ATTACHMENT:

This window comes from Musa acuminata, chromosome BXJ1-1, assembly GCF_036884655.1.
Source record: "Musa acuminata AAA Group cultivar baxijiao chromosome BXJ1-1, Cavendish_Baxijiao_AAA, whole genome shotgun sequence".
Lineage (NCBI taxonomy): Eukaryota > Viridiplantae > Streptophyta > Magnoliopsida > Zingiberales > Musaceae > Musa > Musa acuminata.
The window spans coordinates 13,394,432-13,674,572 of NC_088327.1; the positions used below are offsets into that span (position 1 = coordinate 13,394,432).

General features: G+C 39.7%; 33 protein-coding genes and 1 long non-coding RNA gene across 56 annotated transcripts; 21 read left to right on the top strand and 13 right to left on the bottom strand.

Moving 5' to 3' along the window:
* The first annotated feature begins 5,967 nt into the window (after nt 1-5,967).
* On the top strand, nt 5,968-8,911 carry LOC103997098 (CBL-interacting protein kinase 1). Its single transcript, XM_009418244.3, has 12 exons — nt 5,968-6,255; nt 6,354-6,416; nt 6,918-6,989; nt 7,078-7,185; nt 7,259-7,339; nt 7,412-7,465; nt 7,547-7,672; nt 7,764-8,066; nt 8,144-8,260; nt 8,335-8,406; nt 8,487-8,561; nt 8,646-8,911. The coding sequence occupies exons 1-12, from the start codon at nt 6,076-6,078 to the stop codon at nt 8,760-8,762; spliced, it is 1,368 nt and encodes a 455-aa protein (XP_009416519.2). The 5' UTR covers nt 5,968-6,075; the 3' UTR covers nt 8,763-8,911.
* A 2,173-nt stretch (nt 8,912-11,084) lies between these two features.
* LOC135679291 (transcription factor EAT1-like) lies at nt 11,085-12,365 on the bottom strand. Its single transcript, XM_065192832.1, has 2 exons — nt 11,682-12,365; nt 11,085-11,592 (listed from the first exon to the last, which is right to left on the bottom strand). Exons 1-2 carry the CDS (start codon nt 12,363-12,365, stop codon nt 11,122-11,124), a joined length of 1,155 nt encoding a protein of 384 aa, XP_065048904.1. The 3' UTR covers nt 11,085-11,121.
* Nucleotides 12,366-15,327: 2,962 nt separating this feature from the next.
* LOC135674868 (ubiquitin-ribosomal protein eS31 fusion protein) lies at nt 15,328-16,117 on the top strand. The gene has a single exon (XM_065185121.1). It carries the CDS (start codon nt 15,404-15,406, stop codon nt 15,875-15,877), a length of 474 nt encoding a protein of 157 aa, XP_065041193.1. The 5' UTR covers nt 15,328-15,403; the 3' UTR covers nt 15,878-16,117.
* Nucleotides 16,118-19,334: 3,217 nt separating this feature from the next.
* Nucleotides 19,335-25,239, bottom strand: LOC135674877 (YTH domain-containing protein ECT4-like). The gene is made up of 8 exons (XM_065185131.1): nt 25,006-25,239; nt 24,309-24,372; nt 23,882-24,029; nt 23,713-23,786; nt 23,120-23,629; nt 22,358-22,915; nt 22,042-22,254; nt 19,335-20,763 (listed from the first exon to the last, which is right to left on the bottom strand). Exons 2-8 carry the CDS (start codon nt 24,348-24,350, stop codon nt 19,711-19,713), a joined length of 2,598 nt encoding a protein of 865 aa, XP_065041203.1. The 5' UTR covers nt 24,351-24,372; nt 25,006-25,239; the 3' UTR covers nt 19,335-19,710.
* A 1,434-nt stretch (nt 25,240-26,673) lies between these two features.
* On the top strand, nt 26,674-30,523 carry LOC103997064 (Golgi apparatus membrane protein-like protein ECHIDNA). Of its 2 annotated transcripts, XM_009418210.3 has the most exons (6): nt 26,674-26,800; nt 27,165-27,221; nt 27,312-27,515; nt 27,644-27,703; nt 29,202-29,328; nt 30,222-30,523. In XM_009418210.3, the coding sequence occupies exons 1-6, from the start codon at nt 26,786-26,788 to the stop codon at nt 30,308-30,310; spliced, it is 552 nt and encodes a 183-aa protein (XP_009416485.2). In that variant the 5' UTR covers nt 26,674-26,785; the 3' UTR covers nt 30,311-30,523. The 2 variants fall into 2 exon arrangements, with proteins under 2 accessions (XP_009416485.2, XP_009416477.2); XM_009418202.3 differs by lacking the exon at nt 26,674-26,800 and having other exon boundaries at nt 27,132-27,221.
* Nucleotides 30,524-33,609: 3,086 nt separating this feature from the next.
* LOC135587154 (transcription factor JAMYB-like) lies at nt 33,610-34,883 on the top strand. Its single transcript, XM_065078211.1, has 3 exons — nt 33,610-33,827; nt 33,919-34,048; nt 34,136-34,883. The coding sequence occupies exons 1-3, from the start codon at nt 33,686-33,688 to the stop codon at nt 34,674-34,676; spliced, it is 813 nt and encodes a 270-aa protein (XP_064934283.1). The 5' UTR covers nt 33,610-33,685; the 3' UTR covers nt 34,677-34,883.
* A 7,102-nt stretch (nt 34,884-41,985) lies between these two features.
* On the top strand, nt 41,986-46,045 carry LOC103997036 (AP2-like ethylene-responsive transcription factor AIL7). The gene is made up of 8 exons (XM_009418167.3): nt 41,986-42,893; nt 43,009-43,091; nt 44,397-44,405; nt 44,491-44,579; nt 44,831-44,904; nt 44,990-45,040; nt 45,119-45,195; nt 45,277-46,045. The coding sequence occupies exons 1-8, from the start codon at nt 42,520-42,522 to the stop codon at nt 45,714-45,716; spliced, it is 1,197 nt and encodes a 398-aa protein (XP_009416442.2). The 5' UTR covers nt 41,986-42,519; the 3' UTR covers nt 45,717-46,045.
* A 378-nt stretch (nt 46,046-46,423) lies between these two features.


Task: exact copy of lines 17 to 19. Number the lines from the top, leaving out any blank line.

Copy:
* Nucleotides 30,524-33,609: 3,086 nt separating this feature from the next.
* LOC135587154 (transcription factor JAMYB-like) lies at nt 33,610-34,883 on the top strand. Its single transcript, XM_065078211.1, has 3 exons — nt 33,610-33,827; nt 33,919-34,048; nt 34,136-34,883. The coding sequence occupies exons 1-3, from the start codon at nt 33,686-33,688 to the stop codon at nt 34,674-34,676; spliced, it is 813 nt and encodes a 270-aa protein (XP_064934283.1). The 5' UTR covers nt 33,610-33,685; the 3' UTR covers nt 34,677-34,883.
* A 7,102-nt stretch (nt 34,884-41,985) lies between these two features.